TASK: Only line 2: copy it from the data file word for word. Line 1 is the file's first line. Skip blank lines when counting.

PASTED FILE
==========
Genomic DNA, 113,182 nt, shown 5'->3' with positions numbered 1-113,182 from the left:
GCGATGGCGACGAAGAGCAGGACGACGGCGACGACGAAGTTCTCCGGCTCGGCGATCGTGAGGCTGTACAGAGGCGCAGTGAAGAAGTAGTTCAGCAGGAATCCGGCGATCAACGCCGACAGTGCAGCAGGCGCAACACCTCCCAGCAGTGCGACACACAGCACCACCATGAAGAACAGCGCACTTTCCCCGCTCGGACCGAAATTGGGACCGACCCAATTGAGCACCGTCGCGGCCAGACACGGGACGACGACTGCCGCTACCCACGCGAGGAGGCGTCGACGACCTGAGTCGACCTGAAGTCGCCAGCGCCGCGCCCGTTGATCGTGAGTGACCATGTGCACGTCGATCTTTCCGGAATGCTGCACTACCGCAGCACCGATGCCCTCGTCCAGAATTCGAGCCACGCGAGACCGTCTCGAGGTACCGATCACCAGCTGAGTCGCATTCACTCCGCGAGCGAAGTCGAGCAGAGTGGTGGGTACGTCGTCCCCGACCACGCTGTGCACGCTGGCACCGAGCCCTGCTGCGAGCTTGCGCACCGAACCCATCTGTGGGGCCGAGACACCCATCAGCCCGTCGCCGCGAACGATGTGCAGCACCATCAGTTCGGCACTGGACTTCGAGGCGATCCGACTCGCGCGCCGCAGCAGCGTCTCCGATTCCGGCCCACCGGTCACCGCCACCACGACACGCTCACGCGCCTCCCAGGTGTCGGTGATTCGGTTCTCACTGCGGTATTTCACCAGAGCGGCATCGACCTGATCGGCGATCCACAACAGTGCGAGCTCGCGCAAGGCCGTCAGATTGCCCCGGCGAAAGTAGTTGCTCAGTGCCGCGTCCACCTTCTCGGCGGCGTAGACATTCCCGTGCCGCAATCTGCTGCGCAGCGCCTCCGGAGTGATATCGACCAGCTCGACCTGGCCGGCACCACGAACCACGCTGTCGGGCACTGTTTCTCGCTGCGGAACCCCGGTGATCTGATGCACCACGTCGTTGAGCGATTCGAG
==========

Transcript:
GCGATGGCGACGAAGAGCAGGACGACGGCGACGACGAAGTTCTCCGGCTCGGCGATCGTGAGGCTGTACAGAGGCGCAGTGAAGAAGTAGTTCAGCAGGAATCCGGCGATCAACGCCGACAGTGCAGCAGGCGCAACACCTCCCAGCAGTGCGACACACAGCACCACCATGAAGAACAGCGCACTTTCCCCGCTCGGACCGAAATTGGGACCGACCCAATTGAGCACCGTCGCGGCCAGACACGGGACGACGACTGCCGCTACCCACGCGAGGAGGCGTCGACGACCTGAGTCGACCTGAAGTCGCCAGCGCCGCGCCCGTTGATCGTGAGTGACCATGTGCACGTCGATCTTTCCGGAATGCTGCACTACCGCAGCACCGATGCCCTCGTCCAGAATTCGAGCCACGCGAGACCGTCTCGAGGTACCGATCACCAGCTGAGTCGCATTCACTCCGCGAGCGAAGTCGAGCAGAGTGGTGGGTACGTCGTCCCCGACCACGCTGTGCACGCTGGCACCGAGCCCTGCTGCGAGCTTGCGCACCGAACCCATCTGTGGGGCCGAGACACCCATCAGCCCGTCGCCGCGAACGATGTGCAGCACCATCAGTTCGGCACTGGACTTCGAGGCGATCCGACTCGCGCGCCGCAGCAGCGTCTCCGATTCCGGCCCACCGGTCACCGCCACCACGACACGCTCACGCGCCTCCCAGGTGTCGGTGATTCGGTTCTCACTGCGGTATTTCACCAGAGCGGCATCGACCTGATCGGCGATCCACAACAGTGCGAGCTCGCGCAAGGCCGTCAGATTGCCCCGGCGAAAGTAGTTGCTCAGTGCCGCGTCCACCTTCTCGGCGGCGTAGACATTCCCGTGCCGCAATCTGCTGCGCAGCGCCTCCGGAGTGATATCGACCAGCTCGACCTGGCCGGCACCACGAACCACGCTGTCGGGCACTGTTTCTCGCTGCGGAACCCCGGTGATCTGATGCACCACGTCGTTGAGCGATTCGAG